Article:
Are you emotional?
Classic FM listeners have been voting on the top ten most popular pieces of sporting classical music. Their presenter, Karthi Gnanasegaram, said that classical music and the biggest sporting events “take you on an emotional roller-coaster.”
Bertrand Russell said “the degree of one’s emotions varies inversely with one’s knowledge of the facts.”
Is that true? The cricket fans at Lords, the football followers at Wembley, the rugby fanatics at Twickenham? Is it their love and understanding of their sport that attaches them to the musical backgrounds?
Well, in eighth place was Mozart’s ‘A Musical Joke’ which is the theme music for the ‘Horse of the Year show’. A limited audience but a massive fan base.
The Mr Moan challenge is to name the top three pieces of emotional music in sport. Never would I have thought of the winner.
I immediately assumed ‘Jerusalem’, from the William Blake poem, would be at the top except it’s been used everywhere including during political conferences but more especially for both rugby and cricket finals. It came in at number nine.
Elizabeth Taylor said “I have a woman’s body and a child’s emotions.”
Then it dawned on me. The winner by a million miles. ‘Abide with me’.
Abide with me, fast falls the eventide
The darkness deepens Lord, with me abide
When other helpers fail and comforts flee
Help of the helpless, oh, abide with me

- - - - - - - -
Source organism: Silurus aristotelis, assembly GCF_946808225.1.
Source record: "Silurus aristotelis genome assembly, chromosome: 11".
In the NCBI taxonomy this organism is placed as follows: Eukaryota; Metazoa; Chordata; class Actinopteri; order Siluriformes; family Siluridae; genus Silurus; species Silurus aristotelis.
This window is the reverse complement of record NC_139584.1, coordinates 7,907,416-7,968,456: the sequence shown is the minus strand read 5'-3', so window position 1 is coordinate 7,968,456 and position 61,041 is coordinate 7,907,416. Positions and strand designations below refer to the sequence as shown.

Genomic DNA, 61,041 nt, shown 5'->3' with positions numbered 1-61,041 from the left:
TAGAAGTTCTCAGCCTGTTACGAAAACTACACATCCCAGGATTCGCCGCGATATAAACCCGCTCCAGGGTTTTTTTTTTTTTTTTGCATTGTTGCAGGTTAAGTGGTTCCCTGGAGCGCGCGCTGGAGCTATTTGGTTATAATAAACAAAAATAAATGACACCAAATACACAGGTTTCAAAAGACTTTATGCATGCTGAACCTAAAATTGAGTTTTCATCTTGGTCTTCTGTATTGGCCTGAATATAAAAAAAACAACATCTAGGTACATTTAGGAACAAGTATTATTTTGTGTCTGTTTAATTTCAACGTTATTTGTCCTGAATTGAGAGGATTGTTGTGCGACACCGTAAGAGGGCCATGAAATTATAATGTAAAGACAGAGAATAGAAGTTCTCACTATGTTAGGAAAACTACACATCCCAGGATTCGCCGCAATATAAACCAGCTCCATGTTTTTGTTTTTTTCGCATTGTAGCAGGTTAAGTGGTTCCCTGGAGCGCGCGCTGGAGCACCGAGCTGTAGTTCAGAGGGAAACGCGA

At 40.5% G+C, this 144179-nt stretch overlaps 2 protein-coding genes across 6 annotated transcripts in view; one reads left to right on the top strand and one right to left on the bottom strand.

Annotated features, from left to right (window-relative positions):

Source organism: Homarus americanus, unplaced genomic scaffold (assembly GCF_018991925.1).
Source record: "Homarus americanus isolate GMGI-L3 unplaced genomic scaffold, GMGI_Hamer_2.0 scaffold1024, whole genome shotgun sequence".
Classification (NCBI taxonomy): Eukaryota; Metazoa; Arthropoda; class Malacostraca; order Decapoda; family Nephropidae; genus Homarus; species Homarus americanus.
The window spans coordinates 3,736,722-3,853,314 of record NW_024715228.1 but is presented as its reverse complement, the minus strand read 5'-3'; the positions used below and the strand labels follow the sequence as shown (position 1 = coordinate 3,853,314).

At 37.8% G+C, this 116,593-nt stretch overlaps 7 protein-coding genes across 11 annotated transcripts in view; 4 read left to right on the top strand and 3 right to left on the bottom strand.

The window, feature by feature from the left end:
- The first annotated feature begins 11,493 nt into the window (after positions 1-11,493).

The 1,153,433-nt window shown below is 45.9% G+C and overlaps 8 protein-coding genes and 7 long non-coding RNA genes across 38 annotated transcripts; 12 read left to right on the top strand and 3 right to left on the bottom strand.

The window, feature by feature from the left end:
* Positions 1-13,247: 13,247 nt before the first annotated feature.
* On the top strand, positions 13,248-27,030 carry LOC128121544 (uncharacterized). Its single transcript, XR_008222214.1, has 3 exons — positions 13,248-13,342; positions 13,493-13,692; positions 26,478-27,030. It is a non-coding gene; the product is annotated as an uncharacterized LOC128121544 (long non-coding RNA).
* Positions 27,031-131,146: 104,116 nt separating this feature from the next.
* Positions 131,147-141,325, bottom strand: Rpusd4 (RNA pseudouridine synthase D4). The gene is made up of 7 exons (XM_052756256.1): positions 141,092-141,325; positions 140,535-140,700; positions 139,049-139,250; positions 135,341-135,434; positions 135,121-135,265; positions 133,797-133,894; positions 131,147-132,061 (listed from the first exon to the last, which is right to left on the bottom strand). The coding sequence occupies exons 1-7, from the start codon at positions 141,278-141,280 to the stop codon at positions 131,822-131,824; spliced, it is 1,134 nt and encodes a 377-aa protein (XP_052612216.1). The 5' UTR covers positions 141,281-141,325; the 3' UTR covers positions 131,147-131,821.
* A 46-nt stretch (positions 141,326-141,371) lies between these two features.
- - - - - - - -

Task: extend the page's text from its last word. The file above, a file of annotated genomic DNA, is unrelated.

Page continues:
Words by Scottish Anglican Henry Lyte and music by William Monk.
As memories of FA Cup Finals flooded back and the tears poured down my face,
I saw that it was number ten.
A Weird Lot!
“These Classic FM listeners are a weird lot” I thought. Then more emotion as
‘You’ll Never Walk Alone’ – that original masterpiece by Gerry Marsden echoed
around my study. The Liverpool FC anthem comes, of course, from the 1945
musical ‘Carousel’ by Rogers and Hammerstein. What! Number six!
By now you are shouting and cursing… “You low-life Moaner”, I hear you all scream.
Number one. Obviously. Bolero, Ravel, Torvill and Dean, 1984 Winter Olympics.
I accept your chastisement, except you’re wrong. It’s number four.
‘Emotion’: Instinctive or intuitive feeling as distinguished from reasoning or
At number five, Ron Goodwin’s ‘The Trap’, all thirty-odd miles of it, as it
soundtracks the London Marathon.
The Top Three
So, there we go. Just the winners to reveal. Three and two are emotional music masterpieces and thus from Opera.
Third place was first sung by Dame Kiri de Kanawa for the 1991 Rugby World Cup.
‘World in Union’ – adapted from Jupiter (‘The Planets’) by Gustav Holst.
The runner-up is ‘Nessun Dorma’ (Puccini) sung by Luciano Pavarotti (and lorry
drivers the world over) for the Italia 90 football world cup.
And the winner is… ‘Chariots of Fire’ by Vangelis. The Greek composer (75) of electric
jazz music (he also wrote the theme to ‘Blade Runner’) captured the religious
complexities of the 1924 Paris Olympics as both Eric Liddell and Harold Abrahams
strode to the finishing line to win gold medals. At the end of the film, the sound of
‘Jerusalem’ can be heard.
Our race is not quite run…
The most popular participation sport in the world is recreational fishing. You will see the millions of fanatics at the riverbeds every weekend. I am pleased to announce the winner of the Mr Moan fishing emotional music competition:
‘There’s a place for us’ from West Side Story.